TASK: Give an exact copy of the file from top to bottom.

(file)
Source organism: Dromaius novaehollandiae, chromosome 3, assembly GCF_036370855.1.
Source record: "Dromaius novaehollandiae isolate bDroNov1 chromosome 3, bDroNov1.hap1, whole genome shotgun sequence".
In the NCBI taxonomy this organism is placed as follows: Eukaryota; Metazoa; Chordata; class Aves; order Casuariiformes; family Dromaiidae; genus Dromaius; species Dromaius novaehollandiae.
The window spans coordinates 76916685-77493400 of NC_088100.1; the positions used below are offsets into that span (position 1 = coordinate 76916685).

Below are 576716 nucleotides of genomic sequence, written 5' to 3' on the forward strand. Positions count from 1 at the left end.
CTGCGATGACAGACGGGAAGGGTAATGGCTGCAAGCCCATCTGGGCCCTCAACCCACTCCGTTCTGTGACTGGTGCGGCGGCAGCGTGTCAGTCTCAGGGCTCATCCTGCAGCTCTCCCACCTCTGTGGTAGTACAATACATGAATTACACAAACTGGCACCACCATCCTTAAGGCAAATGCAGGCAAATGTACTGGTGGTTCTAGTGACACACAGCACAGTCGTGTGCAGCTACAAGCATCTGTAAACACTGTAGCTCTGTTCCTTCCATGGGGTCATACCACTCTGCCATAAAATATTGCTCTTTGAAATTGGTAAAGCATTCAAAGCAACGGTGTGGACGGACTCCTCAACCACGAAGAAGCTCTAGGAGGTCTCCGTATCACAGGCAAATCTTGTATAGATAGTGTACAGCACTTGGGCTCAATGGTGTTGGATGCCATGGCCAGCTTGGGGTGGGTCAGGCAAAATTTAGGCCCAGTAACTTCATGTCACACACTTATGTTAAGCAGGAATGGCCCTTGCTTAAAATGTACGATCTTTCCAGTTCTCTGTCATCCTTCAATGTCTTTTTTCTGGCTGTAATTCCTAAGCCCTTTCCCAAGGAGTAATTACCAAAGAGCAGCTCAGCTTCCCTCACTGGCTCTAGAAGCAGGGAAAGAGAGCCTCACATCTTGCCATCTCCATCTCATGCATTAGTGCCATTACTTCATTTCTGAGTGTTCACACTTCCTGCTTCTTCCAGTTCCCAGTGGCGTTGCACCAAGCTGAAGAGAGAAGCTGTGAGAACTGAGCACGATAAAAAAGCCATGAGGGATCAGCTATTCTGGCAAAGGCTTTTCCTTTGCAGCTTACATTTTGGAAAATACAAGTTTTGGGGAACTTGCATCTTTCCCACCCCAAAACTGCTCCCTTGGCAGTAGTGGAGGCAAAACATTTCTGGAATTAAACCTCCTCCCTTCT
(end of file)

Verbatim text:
Source organism: Dromaius novaehollandiae, chromosome 3, assembly GCF_036370855.1.
Source record: "Dromaius novaehollandiae isolate bDroNov1 chromosome 3, bDroNov1.hap1, whole genome shotgun sequence".
In the NCBI taxonomy this organism is placed as follows: Eukaryota; Metazoa; Chordata; class Aves; order Casuariiformes; family Dromaiidae; genus Dromaius; species Dromaius novaehollandiae.
The window spans coordinates 76916685-77493400 of NC_088100.1; the positions used below are offsets into that span (position 1 = coordinate 76916685).

Below are 576716 nucleotides of genomic sequence, written 5' to 3' on the forward strand. Positions count from 1 at the left end.
CTGCGATGACAGACGGGAAGGGTAATGGCTGCAAGCCCATCTGGGCCCTCAACCCACTCCGTTCTGTGACTGGTGCGGCGGCAGCGTGTCAGTCTCAGGGCTCATCCTGCAGCTCTCCCACCTCTGTGGTAGTACAATACATGAATTACACAAACTGGCACCACCATCCTTAAGGCAAATGCAGGCAAATGTACTGGTGGTTCTAGTGACACACAGCACAGTCGTGTGCAGCTACAAGCATCTGTAAACACTGTAGCTCTGTTCCTTCCATGGGGTCATACCACTCTGCCATAAAATATTGCTCTTTGAAATTGGTAAAGCATTCAAAGCAACGGTGTGGACGGACTCCTCAACCACGAAGAAGCTCTAGGAGGTCTCCGTATCACAGGCAAATCTTGTATAGATAGTGTACAGCACTTGGGCTCAATGGTGTTGGATGCCATGGCCAGCTTGGGGTGGGTCAGGCAAAATTTAGGCCCAGTAACTTCATGTCACACACTTATGTTAAGCAGGAATGGCCCTTGCTTAAAATGTACGATCTTTCCAGTTCTCTGTCATCCTTCAATGTCTTTTTTCTGGCTGTAATTCCTAAGCCCTTTCCCAAGGAGTAATTACCAAAGAGCAGCTCAGCTTCCCTCACTGGCTCTAGAAGCAGGGAAAGAGAGCCTCACATCTTGCCATCTCCATCTCATGCATTAGTGCCATTACTTCATTTCTGAGTGTTCACACTTCCTGCTTCTTCCAGTTCCCAGTGGCGTTGCACCAAGCTGAAGAGAGAAGCTGTGAGAACTGAGCACGATAAAAAAGCCATGAGGGATCAGCTATTCTGGCAAAGGCTTTTCCTTTGCAGCTTACATTTTGGAAAATACAAGTTTTGGGGAACTTGCATCTTTCCCACCCCAAAACTGCTCCCTTGGCAGTAGTGGAGGCAAAACATTTCTGGAATTAAACCTCCTCCCTTCT